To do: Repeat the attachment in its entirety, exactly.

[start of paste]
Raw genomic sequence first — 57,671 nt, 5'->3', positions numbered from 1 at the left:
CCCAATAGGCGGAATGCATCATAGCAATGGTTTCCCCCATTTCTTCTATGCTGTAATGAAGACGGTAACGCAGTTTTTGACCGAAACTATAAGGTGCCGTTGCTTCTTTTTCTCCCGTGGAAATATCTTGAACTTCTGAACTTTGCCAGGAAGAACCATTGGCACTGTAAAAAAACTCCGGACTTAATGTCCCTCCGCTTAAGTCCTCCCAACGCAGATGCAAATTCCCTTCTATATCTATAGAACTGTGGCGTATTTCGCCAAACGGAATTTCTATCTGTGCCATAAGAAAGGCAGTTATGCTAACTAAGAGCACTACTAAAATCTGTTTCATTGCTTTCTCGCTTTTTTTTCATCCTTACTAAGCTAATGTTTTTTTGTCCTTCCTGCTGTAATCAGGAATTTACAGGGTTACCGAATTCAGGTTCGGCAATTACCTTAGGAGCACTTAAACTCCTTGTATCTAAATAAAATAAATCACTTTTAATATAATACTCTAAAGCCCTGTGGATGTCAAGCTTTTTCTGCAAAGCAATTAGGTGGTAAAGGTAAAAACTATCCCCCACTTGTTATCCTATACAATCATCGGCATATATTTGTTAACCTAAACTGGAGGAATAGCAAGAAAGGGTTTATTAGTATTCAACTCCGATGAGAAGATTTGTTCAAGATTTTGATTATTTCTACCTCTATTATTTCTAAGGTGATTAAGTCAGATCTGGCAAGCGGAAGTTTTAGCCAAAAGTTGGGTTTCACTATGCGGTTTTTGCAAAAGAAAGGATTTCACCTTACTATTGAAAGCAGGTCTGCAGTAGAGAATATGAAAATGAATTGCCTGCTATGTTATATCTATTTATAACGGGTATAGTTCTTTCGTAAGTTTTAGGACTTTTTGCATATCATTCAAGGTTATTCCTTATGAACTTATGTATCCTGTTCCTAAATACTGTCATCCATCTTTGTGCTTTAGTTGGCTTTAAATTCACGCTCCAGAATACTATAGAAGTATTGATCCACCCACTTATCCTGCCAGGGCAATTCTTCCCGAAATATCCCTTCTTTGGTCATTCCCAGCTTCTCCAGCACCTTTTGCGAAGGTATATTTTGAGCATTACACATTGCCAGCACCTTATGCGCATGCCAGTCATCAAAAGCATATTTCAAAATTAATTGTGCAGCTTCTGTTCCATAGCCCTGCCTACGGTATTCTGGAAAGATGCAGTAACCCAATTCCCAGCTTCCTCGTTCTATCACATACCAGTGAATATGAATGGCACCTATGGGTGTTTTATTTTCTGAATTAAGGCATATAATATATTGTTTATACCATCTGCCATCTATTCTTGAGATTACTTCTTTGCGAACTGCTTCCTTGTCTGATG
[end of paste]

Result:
Raw genomic sequence first — 57,671 nt, 5'->3', positions numbered from 1 at the left:
CCCAATAGGCGGAATGCATCATAGCAATGGTTTCCCCCATTTCTTCTATGCTGTAATGAAGACGGTAACGCAGTTTTTGACCGAAACTATAAGGTGCCGTTGCTTCTTTTTCTCCCGTGGAAATATCTTGAACTTCTGAACTTTGCCAGGAAGAACCATTGGCACTGTAAAAAAACTCCGGACTTAATGTCCCTCCGCTTAAGTCCTCCCAACGCAGATGCAAATTCCCTTCTATATCTATAGAACTGTGGCGTATTTCGCCAAACGGAATTTCTATCTGTGCCATAAGAAAGGCAGTTATGCTAACTAAGAGCACTACTAAAATCTGTTTCATTGCTTTCTCGCTTTTTTTTCATCCTTACTAAGCTAATGTTTTTTTGTCCTTCCTGCTGTAATCAGGAATTTACAGGGTTACCGAATTCAGGTTCGGCAATTACCTTAGGAGCACTTAAACTCCTTGTATCTAAATAAAATAAATCACTTTTAATATAATACTCTAAAGCCCTGTGGATGTCAAGCTTTTTCTGCAAAGCAATTAGGTGGTAAAGGTAAAAACTATCCCCCACTTGTTATCCTATACAATCATCGGCATATATTTGTTAACCTAAACTGGAGGAATAGCAAGAAAGGGTTTATTAGTATTCAACTCCGATGAGAAGATTTGTTCAAGATTTTGATTATTTCTACCTCTATTATTTCTAAGGTGATTAAGTCAGATCTGGCAAGCGGAAGTTTTAGCCAAAAGTTGGGTTTCACTATGCGGTTTTTGCAAAAGAAAGGATTTCACCTTACTATTGAAAGCAGGTCTGCAGTAGAGAATATGAAAATGAATTGCCTGCTATGTTATATCTATTTATAACGGGTATAGTTCTTTCGTAAGTTTTAGGACTTTTTGCATATCATTCAAGGTTATTCCTTATGAACTTATGTATCCTGTTCCTAAATACTGTCATCCATCTTTGTGCTTTAGTTGGCTTTAAATTCACGCTCCAGAATACTATAGAAGTATTGATCCACCCACTTATCCTGCCAGGGCAATTCTTCCCGAAATATCCCTTCTTTGGTCATTCCCAGCTTCTCCAGCACCTTTTGCGAAGGTATATTTTGAGCATTACACATTGCCAGCACCTTATGCGCATGCCAGTCATCAAAAGCATATTTCAAAATTAATTGTGCAGCTTCTGTTCCATAGCCCTGCCTACGGTATTCTGGAAAGATGCAGTAACCCAATTCCCAGCTTCCTCGTTCTATCACATACCAGTGAATATGAATGGCACCTATGGGTGTTTTATTTTCTGAATTAAGGCATATAATATATTGTTTATACCATCTGCCATCTATTCTTGAGATTACTTCTTTGCGAACTGCTTCCTTGTCTGATG